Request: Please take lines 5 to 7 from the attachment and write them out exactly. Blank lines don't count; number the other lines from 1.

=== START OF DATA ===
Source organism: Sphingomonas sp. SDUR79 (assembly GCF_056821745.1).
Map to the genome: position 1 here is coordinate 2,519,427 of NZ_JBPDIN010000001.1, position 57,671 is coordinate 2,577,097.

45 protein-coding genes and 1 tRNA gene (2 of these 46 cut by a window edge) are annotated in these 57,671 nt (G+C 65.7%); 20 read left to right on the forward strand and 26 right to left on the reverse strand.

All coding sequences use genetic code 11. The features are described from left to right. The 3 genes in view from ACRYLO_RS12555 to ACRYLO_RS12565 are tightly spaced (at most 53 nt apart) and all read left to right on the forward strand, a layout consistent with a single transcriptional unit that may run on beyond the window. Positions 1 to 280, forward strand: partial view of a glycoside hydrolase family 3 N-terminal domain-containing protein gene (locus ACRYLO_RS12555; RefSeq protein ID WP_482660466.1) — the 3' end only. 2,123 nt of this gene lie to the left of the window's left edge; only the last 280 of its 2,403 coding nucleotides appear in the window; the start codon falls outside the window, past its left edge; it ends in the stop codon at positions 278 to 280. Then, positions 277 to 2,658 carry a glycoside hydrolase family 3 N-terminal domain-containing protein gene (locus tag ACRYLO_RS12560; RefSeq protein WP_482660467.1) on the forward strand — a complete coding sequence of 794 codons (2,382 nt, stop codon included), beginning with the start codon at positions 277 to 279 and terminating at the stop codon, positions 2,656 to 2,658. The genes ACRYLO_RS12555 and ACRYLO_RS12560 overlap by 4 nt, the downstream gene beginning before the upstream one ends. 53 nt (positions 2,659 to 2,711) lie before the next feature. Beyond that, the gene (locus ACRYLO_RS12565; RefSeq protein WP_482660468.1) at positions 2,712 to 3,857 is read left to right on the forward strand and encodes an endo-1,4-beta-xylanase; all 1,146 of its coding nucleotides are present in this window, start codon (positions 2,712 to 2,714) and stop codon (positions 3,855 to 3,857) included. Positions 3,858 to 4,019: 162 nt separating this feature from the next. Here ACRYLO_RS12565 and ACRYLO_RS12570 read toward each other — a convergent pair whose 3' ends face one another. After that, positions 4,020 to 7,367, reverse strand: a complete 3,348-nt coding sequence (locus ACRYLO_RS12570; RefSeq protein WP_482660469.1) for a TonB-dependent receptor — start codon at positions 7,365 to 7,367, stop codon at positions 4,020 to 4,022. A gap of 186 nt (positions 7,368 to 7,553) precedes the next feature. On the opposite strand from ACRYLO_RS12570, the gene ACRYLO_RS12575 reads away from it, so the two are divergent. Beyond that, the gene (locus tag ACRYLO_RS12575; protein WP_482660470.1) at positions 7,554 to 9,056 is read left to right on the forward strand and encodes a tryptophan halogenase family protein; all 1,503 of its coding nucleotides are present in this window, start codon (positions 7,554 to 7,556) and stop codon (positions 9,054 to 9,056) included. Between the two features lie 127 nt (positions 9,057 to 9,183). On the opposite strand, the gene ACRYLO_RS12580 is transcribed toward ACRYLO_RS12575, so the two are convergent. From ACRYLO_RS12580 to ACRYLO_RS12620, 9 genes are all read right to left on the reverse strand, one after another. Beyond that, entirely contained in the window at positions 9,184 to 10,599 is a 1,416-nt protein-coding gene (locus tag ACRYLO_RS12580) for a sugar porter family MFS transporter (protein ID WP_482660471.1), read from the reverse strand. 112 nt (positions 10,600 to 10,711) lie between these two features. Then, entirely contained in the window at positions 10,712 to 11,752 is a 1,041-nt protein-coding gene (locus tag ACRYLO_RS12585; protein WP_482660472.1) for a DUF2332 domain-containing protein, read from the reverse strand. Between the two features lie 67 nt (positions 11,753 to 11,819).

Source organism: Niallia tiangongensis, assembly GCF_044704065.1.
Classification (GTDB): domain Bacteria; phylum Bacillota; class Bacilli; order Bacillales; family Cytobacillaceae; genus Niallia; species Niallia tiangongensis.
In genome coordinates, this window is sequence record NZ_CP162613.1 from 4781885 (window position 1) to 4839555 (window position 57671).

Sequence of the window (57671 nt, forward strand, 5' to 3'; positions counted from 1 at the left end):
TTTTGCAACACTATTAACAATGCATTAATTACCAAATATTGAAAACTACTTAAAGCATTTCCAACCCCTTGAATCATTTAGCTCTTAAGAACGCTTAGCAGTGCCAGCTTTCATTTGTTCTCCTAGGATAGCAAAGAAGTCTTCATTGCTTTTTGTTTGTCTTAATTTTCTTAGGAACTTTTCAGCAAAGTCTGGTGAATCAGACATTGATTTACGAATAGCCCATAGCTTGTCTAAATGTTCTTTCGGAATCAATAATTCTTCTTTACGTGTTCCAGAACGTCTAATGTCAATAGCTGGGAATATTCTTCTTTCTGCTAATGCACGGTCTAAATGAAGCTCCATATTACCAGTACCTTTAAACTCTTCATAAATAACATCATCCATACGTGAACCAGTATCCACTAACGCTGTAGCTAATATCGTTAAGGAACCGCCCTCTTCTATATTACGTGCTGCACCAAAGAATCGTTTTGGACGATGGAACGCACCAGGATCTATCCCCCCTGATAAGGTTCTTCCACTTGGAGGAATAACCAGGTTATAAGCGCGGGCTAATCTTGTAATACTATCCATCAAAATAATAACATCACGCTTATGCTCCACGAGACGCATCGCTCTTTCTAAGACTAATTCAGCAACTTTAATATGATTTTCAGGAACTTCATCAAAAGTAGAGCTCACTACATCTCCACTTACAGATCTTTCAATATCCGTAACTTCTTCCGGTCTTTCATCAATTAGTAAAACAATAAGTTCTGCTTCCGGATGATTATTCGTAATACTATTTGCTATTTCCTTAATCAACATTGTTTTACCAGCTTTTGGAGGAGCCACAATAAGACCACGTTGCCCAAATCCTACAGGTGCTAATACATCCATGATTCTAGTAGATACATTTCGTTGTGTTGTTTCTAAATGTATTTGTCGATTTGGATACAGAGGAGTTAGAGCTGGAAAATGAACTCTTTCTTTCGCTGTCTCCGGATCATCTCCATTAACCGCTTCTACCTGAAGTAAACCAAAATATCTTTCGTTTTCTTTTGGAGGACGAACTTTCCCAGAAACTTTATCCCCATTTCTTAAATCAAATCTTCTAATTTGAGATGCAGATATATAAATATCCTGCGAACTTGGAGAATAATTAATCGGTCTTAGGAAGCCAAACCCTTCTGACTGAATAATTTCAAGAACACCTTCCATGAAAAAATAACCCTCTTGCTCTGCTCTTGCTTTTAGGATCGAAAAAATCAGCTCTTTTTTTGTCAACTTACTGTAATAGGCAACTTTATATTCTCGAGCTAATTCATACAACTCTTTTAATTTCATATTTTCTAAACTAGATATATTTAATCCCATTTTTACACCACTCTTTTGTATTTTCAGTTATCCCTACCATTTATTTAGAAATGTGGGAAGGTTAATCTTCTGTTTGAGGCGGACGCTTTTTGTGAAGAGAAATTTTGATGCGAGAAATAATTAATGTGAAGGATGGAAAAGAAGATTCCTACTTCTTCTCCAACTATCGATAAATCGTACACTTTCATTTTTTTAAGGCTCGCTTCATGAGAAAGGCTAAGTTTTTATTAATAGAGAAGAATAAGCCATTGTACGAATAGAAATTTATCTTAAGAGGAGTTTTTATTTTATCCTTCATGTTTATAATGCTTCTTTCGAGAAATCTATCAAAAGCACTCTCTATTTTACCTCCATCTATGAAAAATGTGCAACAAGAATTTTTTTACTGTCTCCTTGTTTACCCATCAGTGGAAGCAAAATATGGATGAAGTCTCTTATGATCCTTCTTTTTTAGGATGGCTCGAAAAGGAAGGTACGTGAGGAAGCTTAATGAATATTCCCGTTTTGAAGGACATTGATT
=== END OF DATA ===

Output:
Source organism: Niallia tiangongensis, assembly GCF_044704065.1.
Classification (GTDB): domain Bacteria; phylum Bacillota; class Bacilli; order Bacillales; family Cytobacillaceae; genus Niallia; species Niallia tiangongensis.
In genome coordinates, this window is sequence record NZ_CP162613.1 from 4781885 (window position 1) to 4839555 (window position 57671).